The State Scholarships were abolished in 1962 and the exams were then renamed Special Papers. These were last set in 2001 and then superseded by the Advanced Extension Awards[1] and to some extent by Sixth Term Examination Papers.

T Bone
T Bone
4 months ago
Reply to  Stephen Walsh

Check out James Lindsay’s New Discourse 20 min podcast on “Stochastic Entryism.” Everything progressives do is to increase the probability of Activist takeover. DEI is not really about race, gender, sexuality or etc. It’s just based on a progressive belief that so called “minority groups” can more probabilistically be radicalized into Redistribution Ideologues.

I agree with you that the 10% of all schools is less objectionable but it’s almost certainly just a backup plan.

Paul T
Paul T
4 months ago
Reply to  T Bone

(DEI + ESG)^n = Captured by DESIGN
Where n = self-declared virtue.

Wilfred Davis
Wilfred Davis
4 months ago
Reply to  Stephen Walsh

That plan may have the advantage of avoiding racial profiling. There are questions, though:

wouldn’t it deny places to better students (that is, those at 11% down) who have the ‘misfortune’ to go to good schools?won’t parents game this by securing a good education for their children and then placing them in poorer schools at selection time so that they easily get into the top 10%?what about students in poorer schools who have help from well-educated parents, or where the parents can afford private tuition?where do home-schooled students fit into this model?

Wilfred Davis
Wilfred Davis
4 months ago
Reply to  Wilfred Davis

Sorry, paragraph formatting did not come through.

Chuck
Chuck
4 months ago
Reply to  Wilfred Davis

Have I got a paper for you. Parents DID in fact game this by moving to less competitive school districts! See from economics institute IZA: https://docs.iza.org/dp5026.pdf

UnHerd Reader
UnHerd Reader
4 months ago
Reply to  Stephen Walsh

This is so very unlogical! Top 10 per cent from certain schools could be illiterate.

Susan Grabston
Susan Grabston
4 months ago

This problem is as nothing compared with the foreign student admissions racket. Top 3 UK university on a flagship UG programme has 10 Brits out of cohort of 125. British kids with world class grades are now regularly rejected from elite UK universities, yet don’t have the cash to become part of the international foreign student merry-go-round. Now that’s what I call exclusionary.
To rub salt into the wound, have just completed.marking first assignment. Grade average upper range 2.2. Told to apply an uplift factor into 2.1 grade band to stop complaints. Many of these “profit margin” foreign students are not up to the task. At this institution firsts represented approximately 10% of all degrees as recently as 2010. Today that figure is over 40%.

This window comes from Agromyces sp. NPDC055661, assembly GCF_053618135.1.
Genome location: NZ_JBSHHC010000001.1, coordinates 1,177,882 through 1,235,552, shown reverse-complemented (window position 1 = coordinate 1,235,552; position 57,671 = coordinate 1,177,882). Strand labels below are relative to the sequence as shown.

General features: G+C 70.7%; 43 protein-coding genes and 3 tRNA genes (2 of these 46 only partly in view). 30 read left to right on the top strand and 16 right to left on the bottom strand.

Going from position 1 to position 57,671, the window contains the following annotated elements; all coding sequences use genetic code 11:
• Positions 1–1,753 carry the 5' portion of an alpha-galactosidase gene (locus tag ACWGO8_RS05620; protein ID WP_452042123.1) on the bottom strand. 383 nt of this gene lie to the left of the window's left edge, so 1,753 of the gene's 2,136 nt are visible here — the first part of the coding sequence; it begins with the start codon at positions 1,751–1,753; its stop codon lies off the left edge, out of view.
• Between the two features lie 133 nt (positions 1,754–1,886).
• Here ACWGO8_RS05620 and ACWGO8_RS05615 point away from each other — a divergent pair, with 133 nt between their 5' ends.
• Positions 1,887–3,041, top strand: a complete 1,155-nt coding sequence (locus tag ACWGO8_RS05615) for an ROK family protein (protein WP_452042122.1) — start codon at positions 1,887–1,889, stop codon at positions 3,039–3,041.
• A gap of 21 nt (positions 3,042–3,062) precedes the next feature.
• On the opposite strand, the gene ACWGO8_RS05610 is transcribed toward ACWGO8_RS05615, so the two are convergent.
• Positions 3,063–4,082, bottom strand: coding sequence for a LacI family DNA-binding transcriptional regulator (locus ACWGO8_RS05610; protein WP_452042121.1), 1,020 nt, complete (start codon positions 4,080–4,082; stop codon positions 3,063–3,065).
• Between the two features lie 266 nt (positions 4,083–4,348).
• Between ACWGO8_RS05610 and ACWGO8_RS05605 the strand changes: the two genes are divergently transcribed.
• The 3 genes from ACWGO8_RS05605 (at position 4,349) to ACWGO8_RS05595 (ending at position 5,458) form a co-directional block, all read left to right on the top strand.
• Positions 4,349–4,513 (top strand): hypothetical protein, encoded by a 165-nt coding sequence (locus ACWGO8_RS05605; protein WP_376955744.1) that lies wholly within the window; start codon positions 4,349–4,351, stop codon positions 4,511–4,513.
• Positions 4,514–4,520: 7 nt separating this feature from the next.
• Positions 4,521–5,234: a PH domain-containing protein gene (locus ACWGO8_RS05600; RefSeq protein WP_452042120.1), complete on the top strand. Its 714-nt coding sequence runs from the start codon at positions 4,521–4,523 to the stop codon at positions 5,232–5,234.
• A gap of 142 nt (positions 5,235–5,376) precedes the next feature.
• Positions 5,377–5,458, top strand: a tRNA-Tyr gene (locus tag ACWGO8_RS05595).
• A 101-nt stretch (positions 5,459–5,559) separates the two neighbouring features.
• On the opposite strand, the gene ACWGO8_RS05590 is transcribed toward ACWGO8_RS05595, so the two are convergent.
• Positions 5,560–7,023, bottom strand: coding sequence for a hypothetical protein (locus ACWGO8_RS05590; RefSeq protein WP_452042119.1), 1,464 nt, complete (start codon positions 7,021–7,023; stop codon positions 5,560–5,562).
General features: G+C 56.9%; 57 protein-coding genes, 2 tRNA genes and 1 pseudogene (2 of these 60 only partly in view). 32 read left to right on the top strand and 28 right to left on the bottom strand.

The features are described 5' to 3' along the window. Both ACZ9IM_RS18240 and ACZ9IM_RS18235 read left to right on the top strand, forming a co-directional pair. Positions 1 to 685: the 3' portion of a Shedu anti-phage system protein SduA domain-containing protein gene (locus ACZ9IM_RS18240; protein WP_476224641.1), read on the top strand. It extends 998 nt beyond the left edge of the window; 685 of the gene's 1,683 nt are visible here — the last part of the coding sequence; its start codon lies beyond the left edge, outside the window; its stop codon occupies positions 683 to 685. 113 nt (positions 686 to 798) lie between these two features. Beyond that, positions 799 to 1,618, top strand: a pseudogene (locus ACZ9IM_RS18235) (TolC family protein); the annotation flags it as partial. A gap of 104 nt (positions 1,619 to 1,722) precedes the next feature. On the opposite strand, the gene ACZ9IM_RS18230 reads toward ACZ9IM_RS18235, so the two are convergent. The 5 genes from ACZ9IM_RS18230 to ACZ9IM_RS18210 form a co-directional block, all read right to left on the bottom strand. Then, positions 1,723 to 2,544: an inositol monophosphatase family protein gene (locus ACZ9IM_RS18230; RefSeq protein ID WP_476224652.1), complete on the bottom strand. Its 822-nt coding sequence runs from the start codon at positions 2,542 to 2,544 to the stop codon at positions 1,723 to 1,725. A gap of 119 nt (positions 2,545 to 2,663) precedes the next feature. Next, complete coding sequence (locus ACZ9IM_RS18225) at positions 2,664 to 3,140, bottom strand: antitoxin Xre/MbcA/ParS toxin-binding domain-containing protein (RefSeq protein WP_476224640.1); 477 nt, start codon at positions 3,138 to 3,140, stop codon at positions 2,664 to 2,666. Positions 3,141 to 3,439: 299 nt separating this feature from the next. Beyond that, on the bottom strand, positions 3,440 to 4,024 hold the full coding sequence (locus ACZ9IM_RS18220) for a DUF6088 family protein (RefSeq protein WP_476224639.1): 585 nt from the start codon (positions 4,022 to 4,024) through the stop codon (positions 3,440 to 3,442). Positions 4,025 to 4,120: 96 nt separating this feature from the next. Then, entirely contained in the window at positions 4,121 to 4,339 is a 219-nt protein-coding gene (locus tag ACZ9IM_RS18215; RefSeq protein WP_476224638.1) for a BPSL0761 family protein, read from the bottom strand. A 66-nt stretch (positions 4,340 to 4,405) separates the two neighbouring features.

The “standardised.testing” is now being regularly done by employers who no longer trust a degree result.
A farce if it wasn’t already a tragedy.

Peter Principle
Peter Principle
4 months ago
Reply to  Susan Grabston

It is just as bad at the UK’s lower quality Unis. A market for foreign students has emerged. A group of high school graduates club together to hire a middleman. The middleman asks universities to bid for the students (discounting the fees to compete). The bid has to be submitted very quickly (about a day) otherwise a competing university will get its bid accepted.
This market is very similar to the American sub-prime mortgage market, with dud students mixed in with adequate ones.
I know about this racket because I had a contract to fix an IT problem with the student database of one of the “competing” universities.

Jonathan Andrews
Jonathan Andrews
4 months ago
Reply to  Susan Grabston

I hope this will discourage British students from full time university.
I think there is much more hope for most in following models like Birkbeck College and the Open University; combining study with work.
Of course, it depends on the subject; engineers need to have pretty intense training. However, someone studying Mathematics could be taking modules for years, gradually building up their understanding.

Dr E C
Dr E C
4 months ago

Most British uni students juggle work with full time study these days & have for years. This has become a financial necessity for them & also massively affects the amount they’re able to study for the degree for which they’re paying so dearly.

The international student racket is thoroughly embedded. Each uni has a marketing department with bases in places like India, Pakistan & Nigeria, where they actively recruit students for a British uni degree. The quality of basic language skills leaves a lot to be desired. But then Higher Ed has become a business don’t you know?

Charles Hedges
Charles Hedges
4 months ago

The simple solution is to return to the time when people left school at 16 or 18 years of age and entered an apprenticeship or became articled. During the day they trained as apprentices and the attended night school. The qualifications were set by the Institutions of Engineering of which Civil, Mechnanical and electrical were the main three. Part 1 was HND level and Part 2 was degree level. The Mechanicals Part 2 was considered harder than a degree. After passing Part 1 one was promoted to Draftsman. This meant the standard ws the same across the country or one could sit the U of London External degree. One could sit professional exams chemistry, in law, banking, accountancy, surveying art/design. Up to a certain period all poly education was via night school. Proof of effectiveness- JR Mitchell- Spitfire, Camm- Hurricane, Chadwick -Lancaster, De Havilland – Mosquito- B Wallis – Wellington Bomber, Bouncing Bomb, etc.
The present term times date from agricultural period- students do not return home to work on farm. Say 46 weeks, 12 hours per week, 552 hours per year. The practical work is largely done during day and tutorials conducted via Zoom. Meet once a month and/or for using specialised equipment.